Well, my Redwings are losing, and I find they play better when I don't watch, so I'm taking a moment to share this with you:
This is a chapter from the first of my three Elsie W. books. These books are going to be a huge departure for me as an author, since I've spent so many years crafting romantic stories that have little to do with real life. My Elsie Books, I promise you, are completely, utterly, and entirely, the truth. (Well, other than actual names of people, our company, cities other than Milwaukee, and specific addresses. Those have been changed to protect pretty much me.)
Here's a chapter, and it's not in it's final form yet, but still I like it.: Enjoy!
Chapter three: “To Serve and Protect…and take personal care of Elsie.”
Early on in our working relationship, I realized that Elsie is one of those people who truly believe that everyone around her is there to take care of her, and if someone doesn’t take care of her in the manner she expects, they have done her wrong.
Case in point, the second week I worked for Stuff Installed, she came rolling in like the circus she is, rolling food case, four purses, cotton candy hair, makeup all wild, and most of her clothing shifted out of place or coming unfastened, and she looked especially distracted.
“Hi Elsie.” I say, “How are you this morning?” I ask every morning.
“Not so good.”
That last time she said this, a tree had fallen on her house, so I was instantly ready to be comforting. “What’s up?”
“I think I left my iron on.”
“Oh.” See, I have no comforting response for that. We have an iron. I have a vague idea what it’s for. I ironed something once in college. I think my husband used our iron to melt the wax for his cross country skis once. “So won’t it turn itself off?” (My mother, who does iron, has one that turns itself off. And my mother is the least technologically advanced person I know.)
“No. It’s an old iron. I’m afraid my house will burn down.”
(You know, what’s left of it after the tree fell on it.)
“Well, why don’t you call a neighbor and ask them to turn it off?”
“None of my neighbors has a key.”
It should be noted, she’s talked of having a roommate…one that doesn’t work full time, and spends a lot of time at home. I’m starting to wonder if the roommate is imaginary…or wrapped in plastic wrap in the freezer.
One of Elsie’s most noteworthy, and annoying, habits is calling information. Most of us call information as a last resort, when we can’t find the number, or we aren’t near a computer. Elsie, is not most people. She has unlimited Information on her phone plan. This means she never, in her mind, has to write down a phone number.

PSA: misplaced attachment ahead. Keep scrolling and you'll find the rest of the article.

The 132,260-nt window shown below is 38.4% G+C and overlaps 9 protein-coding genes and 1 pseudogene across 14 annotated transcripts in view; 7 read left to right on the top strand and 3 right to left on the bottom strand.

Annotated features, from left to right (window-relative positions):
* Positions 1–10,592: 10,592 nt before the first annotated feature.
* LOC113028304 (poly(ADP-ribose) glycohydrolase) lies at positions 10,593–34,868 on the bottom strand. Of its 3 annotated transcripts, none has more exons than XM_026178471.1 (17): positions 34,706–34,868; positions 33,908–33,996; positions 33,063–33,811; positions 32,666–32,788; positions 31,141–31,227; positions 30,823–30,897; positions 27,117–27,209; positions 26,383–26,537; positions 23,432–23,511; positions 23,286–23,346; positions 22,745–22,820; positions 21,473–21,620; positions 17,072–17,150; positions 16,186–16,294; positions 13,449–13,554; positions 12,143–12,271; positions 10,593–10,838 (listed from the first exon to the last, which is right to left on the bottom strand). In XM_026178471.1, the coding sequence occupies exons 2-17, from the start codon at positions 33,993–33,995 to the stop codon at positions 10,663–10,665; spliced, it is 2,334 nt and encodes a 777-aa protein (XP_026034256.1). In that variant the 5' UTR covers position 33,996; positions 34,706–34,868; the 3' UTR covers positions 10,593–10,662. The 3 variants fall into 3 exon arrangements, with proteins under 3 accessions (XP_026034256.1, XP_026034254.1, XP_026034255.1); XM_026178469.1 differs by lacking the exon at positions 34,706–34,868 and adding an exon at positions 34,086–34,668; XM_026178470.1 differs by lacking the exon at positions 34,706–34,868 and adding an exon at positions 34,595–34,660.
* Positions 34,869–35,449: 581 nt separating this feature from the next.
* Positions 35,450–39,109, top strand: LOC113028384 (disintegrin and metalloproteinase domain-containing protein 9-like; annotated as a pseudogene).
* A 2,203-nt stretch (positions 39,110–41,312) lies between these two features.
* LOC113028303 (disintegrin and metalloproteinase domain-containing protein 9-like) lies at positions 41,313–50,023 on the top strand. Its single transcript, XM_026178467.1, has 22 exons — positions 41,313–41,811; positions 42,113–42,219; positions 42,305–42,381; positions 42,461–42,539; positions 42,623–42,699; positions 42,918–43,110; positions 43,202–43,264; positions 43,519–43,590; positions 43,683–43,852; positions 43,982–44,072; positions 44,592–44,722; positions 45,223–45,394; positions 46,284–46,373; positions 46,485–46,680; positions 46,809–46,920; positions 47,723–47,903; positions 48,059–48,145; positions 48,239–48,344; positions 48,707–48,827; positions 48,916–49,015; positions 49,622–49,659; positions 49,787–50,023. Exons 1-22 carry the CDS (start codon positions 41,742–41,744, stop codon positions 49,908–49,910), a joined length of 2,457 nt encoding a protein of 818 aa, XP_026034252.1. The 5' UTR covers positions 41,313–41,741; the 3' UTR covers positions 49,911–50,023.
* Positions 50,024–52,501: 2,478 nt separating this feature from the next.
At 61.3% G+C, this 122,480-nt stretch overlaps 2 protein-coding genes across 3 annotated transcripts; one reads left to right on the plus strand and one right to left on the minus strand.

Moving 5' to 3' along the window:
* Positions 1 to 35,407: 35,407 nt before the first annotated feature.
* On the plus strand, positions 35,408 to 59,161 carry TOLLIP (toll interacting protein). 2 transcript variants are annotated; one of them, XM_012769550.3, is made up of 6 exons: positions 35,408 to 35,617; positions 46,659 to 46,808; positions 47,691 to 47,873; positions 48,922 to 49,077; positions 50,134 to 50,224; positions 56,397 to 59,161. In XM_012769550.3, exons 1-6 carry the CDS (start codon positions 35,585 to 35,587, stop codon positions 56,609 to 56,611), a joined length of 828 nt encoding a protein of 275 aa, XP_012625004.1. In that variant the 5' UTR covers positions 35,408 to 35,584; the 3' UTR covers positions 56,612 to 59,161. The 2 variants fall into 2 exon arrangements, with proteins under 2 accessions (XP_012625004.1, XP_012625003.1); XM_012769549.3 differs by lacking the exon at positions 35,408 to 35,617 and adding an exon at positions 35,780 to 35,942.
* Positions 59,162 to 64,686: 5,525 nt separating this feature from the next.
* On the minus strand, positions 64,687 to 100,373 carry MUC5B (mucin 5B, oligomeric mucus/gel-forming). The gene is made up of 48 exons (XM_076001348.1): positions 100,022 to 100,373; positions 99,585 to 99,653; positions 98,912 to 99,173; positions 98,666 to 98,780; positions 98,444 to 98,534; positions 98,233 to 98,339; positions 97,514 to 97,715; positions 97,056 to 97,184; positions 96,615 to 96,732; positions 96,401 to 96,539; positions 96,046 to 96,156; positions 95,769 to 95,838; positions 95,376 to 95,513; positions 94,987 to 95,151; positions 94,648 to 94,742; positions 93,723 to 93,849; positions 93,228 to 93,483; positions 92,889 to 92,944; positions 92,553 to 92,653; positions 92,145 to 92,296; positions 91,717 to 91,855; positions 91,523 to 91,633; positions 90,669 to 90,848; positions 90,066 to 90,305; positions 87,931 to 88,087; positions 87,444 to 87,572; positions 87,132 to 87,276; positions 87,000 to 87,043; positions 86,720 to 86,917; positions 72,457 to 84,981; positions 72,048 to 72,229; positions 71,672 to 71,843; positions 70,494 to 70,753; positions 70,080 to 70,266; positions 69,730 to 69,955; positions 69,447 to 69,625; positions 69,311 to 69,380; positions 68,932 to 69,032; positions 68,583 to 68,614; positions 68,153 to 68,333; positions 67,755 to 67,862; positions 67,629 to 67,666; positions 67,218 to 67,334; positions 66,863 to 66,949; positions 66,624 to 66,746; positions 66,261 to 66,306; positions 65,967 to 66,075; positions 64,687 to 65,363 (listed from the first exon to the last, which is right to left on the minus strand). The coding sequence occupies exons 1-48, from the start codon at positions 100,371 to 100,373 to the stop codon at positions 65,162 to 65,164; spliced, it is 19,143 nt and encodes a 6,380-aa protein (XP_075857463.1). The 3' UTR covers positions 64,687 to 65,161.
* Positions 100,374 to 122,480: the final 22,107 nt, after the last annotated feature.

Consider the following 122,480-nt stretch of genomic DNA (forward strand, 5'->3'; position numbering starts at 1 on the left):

“Mudville Wisconsin….Mudville, Wisconsin. MUH-UD- VILLE WIS-CON-SIN. Yes, I live at 1234 Smith Lane. My neighbor’s address has to be about two numbers up or down. Can you give me their number?”
I can only imagine what the information operator said. I’m sure it was something like, “Do you have a name?”
“No. I don’t know their name. But my name is Elsie W. I live at 1234 Smith Lane. I’m sure my neighbor’s house has a number that’s two up or down from mine. Can’t you just give me their number? I left my iron on and I’m afraid my house will burn down.”
Again, I’m guessing here, but I’m thinking the Information Operator said something to the effect of “Are you insane?”
“What do you mean you won’t look it up? My house might burn down. Can’t you just call my neighbor? I’m sure they’ll be happy to go look.”
(I’m a charitable person, in spite of the tone of this book, but if Information called me and asked me to break into my neighbor’s house, I would be more than hesitant. Especially if I don’t know their names. Which I do. Normal people who have lived in their homes for more than seven days find out the names of the people they live next to…you know…in case they need to file a police report when the smell gets too strong to ignore.
Then again, I’m sure the neighbors DID know Elsie’s name.)
So Elsie hung up. But, undeterred, and unable to trouble herself to find a phone book, she dialed information again. “Mudville Wisconsin. MUH-UD-VILLE…WIS-CON-SIN! Police department please. POLICE DEPARTMENT PLEASE!”
Have I mentioned that making personal calls while at work is highly frowned upon at Stuff Installed? No? Well, it is.
“Yes, police? Hi, My name is Elsie W. and I live at 1234 Smith Lane. Can you go to my house, break in, and turn off my iron?”
I don’t have to guess what the police said because this time Elsie repeated everything the office said. “What do you mean you don’t do that?”
“Of course you do that. My house might burn down. Do you want that on your heads?”
“Just break in to the house, turn off the iron. Then it’s just a broke lock, instead of having a house fire, which would cost the city much more than a broken lock.”
(Yes, you read that correctly. She would charge the city for breaking the lock she asked them to break to turn off her iron.)
“So you won’t do it? You won’t go to my house and break in and turn off my iron?”
“You are willing to risk my house catching on fire?”
“You know, your police department is really bad. I know people who work here who say they would never live in Mudville because the police are really bad. And you won’t help me? What, you have so much to do, sitting there in your office?”
“Well, just so you know, you’re losers for not helping a single woman, and now I might just lose my house. I’m all alone, I have nothing and no one to help me.”
(Except that roommate you keep talking about and the cats that may or may not have escaped when the tree fell on your house.)
She hung up. I was, at this point, stuffing building permit forms into my mouth to keep from laughing out loud.
Elsie wasn’t done…oh no. No, her next call…well, it was to information.
“Mudville Wisconsin. MUH-UD-VILLE…WIS-CON-SIN. Give me the mayor’s office.”
(Wait…the mayor’s office? Really?)
“Hi, I’d like to speak to the mayor. Yes, I’m a tax payer in Mudville and I have a complaint about the treatment I’m receiving at the hands of the police in Mudville.”
“Hello, Mayor? Yes, I called to tell you that your police are complete losers and they won’t help me. I need them to go to my house and break in and turn off my iron so my house won’t burn down. Well of course they should do it. Other police departments do it for people all the time.”
(I have my doubts about that.)
“Well, just so you know, everyone in the Milwaukee area thinks Mudville is full of stupid red neck loser who won’t help out. Just so you know that.”
After dressing down the mayor, she hung up.
I was in shock. I’ve voted many times, but I’ve never actually talked to a person in public office. And I’ve certainly never yelled at a mayor because the police won’t break in to my house.
“Oh I know her,” says Elsie. “Our kids used to play together. And can I tell you something?”
Her question of death. If she asks this, I’ve learned that the answer is to run to the bathroom until her need to talk passes.
“That officer I talked to has it in for me.”
(Oh yeah, and she thinks everyone has it in for her.)
“It’s true. My son was once pulled over for drunk driving and that officer beat him up.”